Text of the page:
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Ending East Asia’s History Wars

TOKYO – Georges Clemenceau, who, as France’s prime minister, led his country to victory in World War I, famously said that “war is too important to be left to the generals.” Japan is now discovering that history is too important to be left to newspaper editors.

In the 1990s, the newspaper Asahi Shimbun caused a firestorm at home and in South Korea by publishing a series of articles, based upon testimony by the former Japanese soldier Seiji Yoshida, on “comfort women” – Koreans forced to provide sexual services to the Japanese Imperial Army during World War II. Asahi has now admitted that the soldier’s confessions were unfounded, and has disavowed the core supporting evidence for the articles.

That retraction appears to be causing as much embarrassment – and diplomatic vitriol – in Japan and South Korea today as the original series did. But, at a time when both countries cannot afford to permit partisan or sloppy abuses of history to roil their bilateral relations, Asahi’s careless work has turned out to be more than abysmal journalism; it has introduced a dangerous element into regional diplomacy.

Some say that Japan and South Korea should follow the example set by France and Germany. Reconciling in the first two decades following the Nazi Occupation of France, these countries’ leaders understood that their security and economic ties were far too important to their citizens’ wellbeing to allow the old hatreds to fester. They knew that the unimaginable violence of WWII was a direct result of the antagonisms that had festered since the Napoleonic Wars and that were allowed to persist after 1918.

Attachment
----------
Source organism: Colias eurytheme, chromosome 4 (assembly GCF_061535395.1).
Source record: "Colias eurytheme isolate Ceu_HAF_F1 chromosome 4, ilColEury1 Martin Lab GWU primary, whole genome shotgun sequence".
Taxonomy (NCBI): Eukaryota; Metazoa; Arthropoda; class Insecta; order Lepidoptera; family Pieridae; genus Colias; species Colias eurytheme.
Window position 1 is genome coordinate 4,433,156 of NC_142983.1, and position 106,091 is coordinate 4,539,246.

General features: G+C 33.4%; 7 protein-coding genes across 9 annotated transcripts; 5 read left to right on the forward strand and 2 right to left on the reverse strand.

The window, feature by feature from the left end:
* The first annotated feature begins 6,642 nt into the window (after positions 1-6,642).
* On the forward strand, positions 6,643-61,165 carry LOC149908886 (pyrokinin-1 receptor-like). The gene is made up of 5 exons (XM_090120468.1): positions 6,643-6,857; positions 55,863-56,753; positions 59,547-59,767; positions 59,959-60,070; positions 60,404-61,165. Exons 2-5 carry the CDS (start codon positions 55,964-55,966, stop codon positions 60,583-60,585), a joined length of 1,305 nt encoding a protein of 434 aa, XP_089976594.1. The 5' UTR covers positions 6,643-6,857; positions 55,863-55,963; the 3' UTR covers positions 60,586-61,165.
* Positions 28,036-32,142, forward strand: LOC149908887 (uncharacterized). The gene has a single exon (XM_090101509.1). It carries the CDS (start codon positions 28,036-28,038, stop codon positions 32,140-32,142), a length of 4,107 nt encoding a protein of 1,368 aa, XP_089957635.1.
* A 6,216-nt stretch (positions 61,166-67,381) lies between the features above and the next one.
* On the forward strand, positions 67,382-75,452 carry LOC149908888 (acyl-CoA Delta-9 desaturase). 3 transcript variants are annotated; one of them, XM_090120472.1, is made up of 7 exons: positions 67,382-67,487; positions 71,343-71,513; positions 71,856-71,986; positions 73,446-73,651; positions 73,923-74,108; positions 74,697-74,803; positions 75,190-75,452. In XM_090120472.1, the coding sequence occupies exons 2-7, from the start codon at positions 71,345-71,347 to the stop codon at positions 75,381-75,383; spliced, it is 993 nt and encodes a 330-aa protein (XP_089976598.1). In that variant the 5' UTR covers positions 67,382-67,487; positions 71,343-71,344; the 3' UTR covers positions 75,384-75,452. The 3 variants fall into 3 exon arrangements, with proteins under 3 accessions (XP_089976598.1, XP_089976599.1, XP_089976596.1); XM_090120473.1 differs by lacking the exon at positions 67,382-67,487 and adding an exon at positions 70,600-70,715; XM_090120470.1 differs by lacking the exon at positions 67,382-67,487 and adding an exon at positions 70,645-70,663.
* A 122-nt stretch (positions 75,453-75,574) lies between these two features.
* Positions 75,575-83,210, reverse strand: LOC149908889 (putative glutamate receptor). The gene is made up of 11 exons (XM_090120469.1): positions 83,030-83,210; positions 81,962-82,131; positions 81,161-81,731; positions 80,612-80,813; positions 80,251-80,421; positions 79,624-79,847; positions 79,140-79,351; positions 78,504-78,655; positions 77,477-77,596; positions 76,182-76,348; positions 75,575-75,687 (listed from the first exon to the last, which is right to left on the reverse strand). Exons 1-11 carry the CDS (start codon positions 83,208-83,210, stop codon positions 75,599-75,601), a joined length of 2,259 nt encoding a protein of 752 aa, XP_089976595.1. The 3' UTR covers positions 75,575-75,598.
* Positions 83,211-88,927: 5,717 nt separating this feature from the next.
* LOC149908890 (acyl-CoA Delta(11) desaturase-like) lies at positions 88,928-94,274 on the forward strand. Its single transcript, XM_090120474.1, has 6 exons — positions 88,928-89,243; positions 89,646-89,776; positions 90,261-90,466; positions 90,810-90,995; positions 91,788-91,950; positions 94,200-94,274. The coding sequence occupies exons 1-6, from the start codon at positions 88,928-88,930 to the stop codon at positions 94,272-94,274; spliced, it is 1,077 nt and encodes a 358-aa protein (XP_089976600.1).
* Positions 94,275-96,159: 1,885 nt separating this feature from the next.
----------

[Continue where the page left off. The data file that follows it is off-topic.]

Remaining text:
In Charles de Gaulle and Konrad Adenauer, France and Germany had two of the twentieth century’s greatest statesmen, leaders who were able to discern the broad sweep of history through the fog of quotidian politics. Their loyalty was not only to the citizens who elected them, but also to the generations of the past that had endured the consequences of Franco-German enmity, and to generations yet to come, which would benefit from reconciliation.

Of course, given that Japan and Korea have not fought a series of wars against each other, their relationship is not the same as that between Germany and France. But it is clear that no one will benefit from a new round of heated historical debate. To avoid this, political leaders like de Gaulle and Adenauer are needed. Only when we can discuss the past without endangering the future will the countries of Northeast Asia be able to establish a truly durable structure of peace.

As Admiral Dennis C. Blair, a former commander of the US Pacific Fleet, stated at a recent conference, “The history of Asia from the 1930s to about 1955 or so was not pretty in any way….I don’t think any country can have a monopoly on righteousness, or on guilt and shame” for that time. Blair added that “the attempt to hold a ‘we were right’ and ‘you were wrong’ sweepstakes is not going to help our children and grandchildren understand what happened there.”

Japan and South Korea need to take responsibility for the future, not obsess about the past. A recent Japanese government white paper called South Korea the country “that shares the closest relationship with Japan historically and in areas such as economy and culture.” No doubt, many, if not most, South Korean foreign-policy experts and strategists share that sentiment. But it will take committed leadership to transcend the history wars and tap the full potential of Japanese-Korean cooperation, something that both countries’ key ally, the United States, strongly desires, as it seeks to draw China into a lasting and peaceful Asian order.

For too long, intemperate historical debates – often driven by biased newspaper accounts – have poisoned bilateral relations. Now, as another war of words heats up, Japanese and South Korean leaders need to step back, recognize where the real interests of their people lie, both today and in the future, and calmly begin to take the measures required to ensure durable reconciliation.